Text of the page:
“It’s beginning to look a lot like Christmas. Everywhere you go!”
One sure-fire way to know that the holiday spirit – or rather holiday consumerism – is in the air is by the volume of “brown paper packages” showing up on doorsteps and in office mailrooms all across the country from Zappos, Rue La La, department stores chains and, of course, Amazon.
Speaking of what’s “in the air” at Amazon, company CEO Jeff Bezos caused quite a stir this past week when he announced on “60 minutes,” that Amazon wants to start delivering packages using small, unmanned drones called “octocopters” in less than 30 minutes. Through a service dubbed Amazon Prime Air, GPS-guided drones would be able to carry packages up to 5 pounds within a 10-mile radius of an Amazon fulfillment center, which accounts for 86 percent of Amazon’s current inventory.
“It won’t work for everything,” Bezos said. “We won’t deliver kayaks or table saws this way.”
Bezos says Amazon Prime Air would take several years to come to fruition, but optimistically, he said Prime Air could be ready for primetime by 2015.
Since we’re in the midst of the holiday season, let’s take a look at the good and the bad about Amazon Prime Air, using the highly unscientific “Santa Claus method,” evaluating the idea based on a “naughty” or “nice” scale.
Let’s start with the nice.
- Deliveries in 30 minutes or less. What’s not to love about going online and ordering books, clothes and other trinkets and doodads, then getting your packages delivered in 30 minutes or less? Talk about a lifesaver for a last-minute birthday gift or forgotten anniversary. Information on the Amazon website proclaims that one day, “Prime Air vehicles will be as normal as seeing mail trucks on the road today.” Amazon Prime Air is “fascinating as an idea and probably very hard to execute,” says Tim Bajarin, an analyst with Creative Strategies, who sees Bezos as an unconventional thinker. “If he could really deliver something you order within 30 minutes, he would rewrite the rules of online retail.”
- Amazon ingenuity. If anyone can pull off Prime Air, it’s Bezos. In 1995, with investments from family and friends, he began operating Amazon as an online bookseller out of a Seattle garage. Since then, Amazon has grown to become the world’s largest online retailer, “selling everything from shoes to groceries to diapers and power tools.” The company already has revived the business model of ordering groceries online for home delivery with AmazonFresh, which has programs running in Seattle (Amazon’s home) and Los Angeles. Media and social media reports are speculating that AmazonFresh could be launching in San Francisco soon, with AmazonFresh vans being spotted in the city. Amazon is forever on the cutting edge of what’s next. Could Amazon Prime Air be it?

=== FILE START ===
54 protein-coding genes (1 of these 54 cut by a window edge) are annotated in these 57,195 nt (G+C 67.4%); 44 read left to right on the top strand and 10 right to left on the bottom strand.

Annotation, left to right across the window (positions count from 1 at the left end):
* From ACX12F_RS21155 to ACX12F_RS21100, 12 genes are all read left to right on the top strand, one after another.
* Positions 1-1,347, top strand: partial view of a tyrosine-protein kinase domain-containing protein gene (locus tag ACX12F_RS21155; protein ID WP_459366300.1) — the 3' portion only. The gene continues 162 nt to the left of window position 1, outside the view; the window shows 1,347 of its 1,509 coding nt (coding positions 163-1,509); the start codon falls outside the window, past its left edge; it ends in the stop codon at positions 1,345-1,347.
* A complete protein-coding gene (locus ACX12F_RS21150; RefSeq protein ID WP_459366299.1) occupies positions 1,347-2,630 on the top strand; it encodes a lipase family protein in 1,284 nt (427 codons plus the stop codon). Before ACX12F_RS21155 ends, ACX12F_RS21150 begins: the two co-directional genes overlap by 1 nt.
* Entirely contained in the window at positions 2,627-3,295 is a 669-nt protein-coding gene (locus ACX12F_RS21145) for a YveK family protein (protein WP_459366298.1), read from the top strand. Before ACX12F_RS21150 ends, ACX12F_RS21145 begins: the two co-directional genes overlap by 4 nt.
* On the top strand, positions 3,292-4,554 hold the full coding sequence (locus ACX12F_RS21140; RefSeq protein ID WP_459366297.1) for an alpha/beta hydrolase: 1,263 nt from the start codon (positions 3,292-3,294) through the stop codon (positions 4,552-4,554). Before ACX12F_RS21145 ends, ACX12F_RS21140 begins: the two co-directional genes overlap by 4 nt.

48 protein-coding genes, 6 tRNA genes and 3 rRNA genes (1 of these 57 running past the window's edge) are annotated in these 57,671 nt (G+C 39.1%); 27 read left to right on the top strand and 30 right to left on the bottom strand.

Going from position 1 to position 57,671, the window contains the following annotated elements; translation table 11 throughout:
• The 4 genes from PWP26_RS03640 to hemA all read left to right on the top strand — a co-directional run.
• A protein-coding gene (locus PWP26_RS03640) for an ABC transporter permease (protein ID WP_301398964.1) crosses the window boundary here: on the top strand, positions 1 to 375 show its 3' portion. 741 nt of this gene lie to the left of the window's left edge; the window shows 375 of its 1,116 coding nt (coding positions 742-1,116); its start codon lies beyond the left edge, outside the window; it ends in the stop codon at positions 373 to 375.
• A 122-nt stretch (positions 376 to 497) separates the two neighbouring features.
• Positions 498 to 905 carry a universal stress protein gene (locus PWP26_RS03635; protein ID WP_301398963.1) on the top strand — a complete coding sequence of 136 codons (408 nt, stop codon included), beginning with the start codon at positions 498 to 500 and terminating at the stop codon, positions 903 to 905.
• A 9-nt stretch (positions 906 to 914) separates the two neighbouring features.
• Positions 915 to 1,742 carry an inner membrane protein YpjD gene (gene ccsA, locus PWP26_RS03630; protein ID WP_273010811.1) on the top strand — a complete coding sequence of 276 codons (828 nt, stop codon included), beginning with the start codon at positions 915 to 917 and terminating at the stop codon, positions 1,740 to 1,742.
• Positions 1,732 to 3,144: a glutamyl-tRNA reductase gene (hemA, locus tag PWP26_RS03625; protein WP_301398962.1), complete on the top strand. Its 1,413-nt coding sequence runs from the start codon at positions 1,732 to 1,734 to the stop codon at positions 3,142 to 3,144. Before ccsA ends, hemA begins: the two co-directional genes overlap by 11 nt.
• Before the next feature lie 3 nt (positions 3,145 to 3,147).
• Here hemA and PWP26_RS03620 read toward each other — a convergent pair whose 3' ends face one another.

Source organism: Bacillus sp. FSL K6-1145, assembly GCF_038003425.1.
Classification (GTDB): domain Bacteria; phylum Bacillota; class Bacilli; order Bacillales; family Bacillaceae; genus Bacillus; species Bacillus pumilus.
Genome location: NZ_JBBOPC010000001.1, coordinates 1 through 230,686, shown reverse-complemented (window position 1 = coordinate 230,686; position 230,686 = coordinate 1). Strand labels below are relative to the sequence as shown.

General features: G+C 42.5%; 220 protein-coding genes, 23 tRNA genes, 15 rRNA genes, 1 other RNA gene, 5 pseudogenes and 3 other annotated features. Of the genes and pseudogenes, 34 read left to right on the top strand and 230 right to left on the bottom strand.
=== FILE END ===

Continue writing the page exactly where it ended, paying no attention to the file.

What’s on the naughty list to keep Prime Air from becoming a reality?
- FAA regulations. Probably the biggest hurdle that Amazon faces is the fact that the Federal Aviation Administration (FAA) currently limits the use of drones in the United States to public entities, such as police forces and hobbyists. That means that drones can’t be used in return for payment. However, the FAA plans to have regulations in place to govern commercial use by 2015.
- The fear facture. Drone deliveries raise a slew of concerns, including air traffic safety, homeland security and privacy. Can you image Cyber Monday 2015 with thousands of drones meandering overhead in your city? “There are technical and legal obstacles, too – similar to Google’s experimental driverless car. How do you design a machine that safely navigates the roads and skies without hitting everything? And, if an accident occurs, who’s legally liable? Delivering packages by drone might be impossible in a city like Washington, D.C., which has many no-fly zones,” according to the Associated Press.
- A logistical nightmare. James Bell of the Guardian summed up some of the logistical and technical obstacles Amazon Prime Air faces by saying, “the technology to make the drones operational in any sense is not yet in place. It’s all well and good for the unmanned vehicles to fly to a particular GPS site, but how does it then find the package’s intended recipient? How is the transfer of the package enacted? What stops someone else stealing the package along the way? And what happens when next door’s kid decides to shoot the drone with his BB rifle?”
- A Publicity Stunt? Some commentators, technology experts and cynics have declared Amazon Prime Air nothing more than a publicity stunt designed to tee up Cyber Monday shopping. Marcus Wohlsen wrote for “Wired” that “the world’s largest online retailer duped ‘60 Minutes’ and a fawning Charlie Rose — who doesn’t appear to know the meaning of the word ‘vaporware’ — into turning the venerable CBS news mag into the spearhead of Amazon’s latest and greatest Cyber Monday marketing campaign.”
Amazon Prime Air: The future of retail? A logistical nightmare? A pipe dream? The verdict is still out. But I wouldn’t bet against Jeff Bezos and Amazon.
What do you think about the concept behind Amazon Prime Air?